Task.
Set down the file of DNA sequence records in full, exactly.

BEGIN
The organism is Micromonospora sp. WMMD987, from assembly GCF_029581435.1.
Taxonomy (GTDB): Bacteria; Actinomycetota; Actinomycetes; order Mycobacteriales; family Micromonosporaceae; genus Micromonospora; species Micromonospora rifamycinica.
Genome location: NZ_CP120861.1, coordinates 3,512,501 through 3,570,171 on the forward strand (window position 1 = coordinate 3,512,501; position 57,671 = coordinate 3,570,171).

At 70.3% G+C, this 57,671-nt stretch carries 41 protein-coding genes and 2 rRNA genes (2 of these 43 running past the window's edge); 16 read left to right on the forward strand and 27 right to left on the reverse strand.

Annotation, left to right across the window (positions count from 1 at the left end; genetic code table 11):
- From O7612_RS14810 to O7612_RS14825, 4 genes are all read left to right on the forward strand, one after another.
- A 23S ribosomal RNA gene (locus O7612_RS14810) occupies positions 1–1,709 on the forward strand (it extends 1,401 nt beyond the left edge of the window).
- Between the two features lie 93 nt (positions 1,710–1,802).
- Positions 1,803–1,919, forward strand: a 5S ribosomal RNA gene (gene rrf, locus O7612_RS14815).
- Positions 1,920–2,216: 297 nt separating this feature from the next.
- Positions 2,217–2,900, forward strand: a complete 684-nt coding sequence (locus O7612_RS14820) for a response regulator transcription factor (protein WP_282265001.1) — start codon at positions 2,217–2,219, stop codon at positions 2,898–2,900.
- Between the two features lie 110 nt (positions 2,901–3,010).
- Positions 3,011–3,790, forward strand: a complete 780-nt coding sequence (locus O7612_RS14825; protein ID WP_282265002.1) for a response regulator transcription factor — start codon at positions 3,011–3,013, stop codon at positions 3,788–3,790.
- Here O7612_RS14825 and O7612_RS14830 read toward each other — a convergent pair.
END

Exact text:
The organism is Micromonospora sp. WMMD987, from assembly GCF_029581435.1.
Taxonomy (GTDB): Bacteria; Actinomycetota; Actinomycetes; order Mycobacteriales; family Micromonosporaceae; genus Micromonospora; species Micromonospora rifamycinica.
Genome location: NZ_CP120861.1, coordinates 3,512,501 through 3,570,171 on the forward strand (window position 1 = coordinate 3,512,501; position 57,671 = coordinate 3,570,171).

At 70.3% G+C, this 57,671-nt stretch carries 41 protein-coding genes and 2 rRNA genes (2 of these 43 running past the window's edge); 16 read left to right on the forward strand and 27 right to left on the reverse strand.

Annotation, left to right across the window (positions count from 1 at the left end; genetic code table 11):
- From O7612_RS14810 to O7612_RS14825, 4 genes are all read left to right on the forward strand, one after another.
- A 23S ribosomal RNA gene (locus O7612_RS14810) occupies positions 1–1,709 on the forward strand (it extends 1,401 nt beyond the left edge of the window).
- Between the two features lie 93 nt (positions 1,710–1,802).
- Positions 1,803–1,919, forward strand: a 5S ribosomal RNA gene (gene rrf, locus O7612_RS14815).
- Positions 1,920–2,216: 297 nt separating this feature from the next.
- Positions 2,217–2,900, forward strand: a complete 684-nt coding sequence (locus O7612_RS14820) for a response regulator transcription factor (protein WP_282265001.1) — start codon at positions 2,217–2,219, stop codon at positions 2,898–2,900.
- Between the two features lie 110 nt (positions 2,901–3,010).
- Positions 3,011–3,790, forward strand: a complete 780-nt coding sequence (locus O7612_RS14825; protein ID WP_282265002.1) for a response regulator transcription factor — start codon at positions 3,011–3,013, stop codon at positions 3,788–3,790.
- Here O7612_RS14825 and O7612_RS14830 read toward each other — a convergent pair.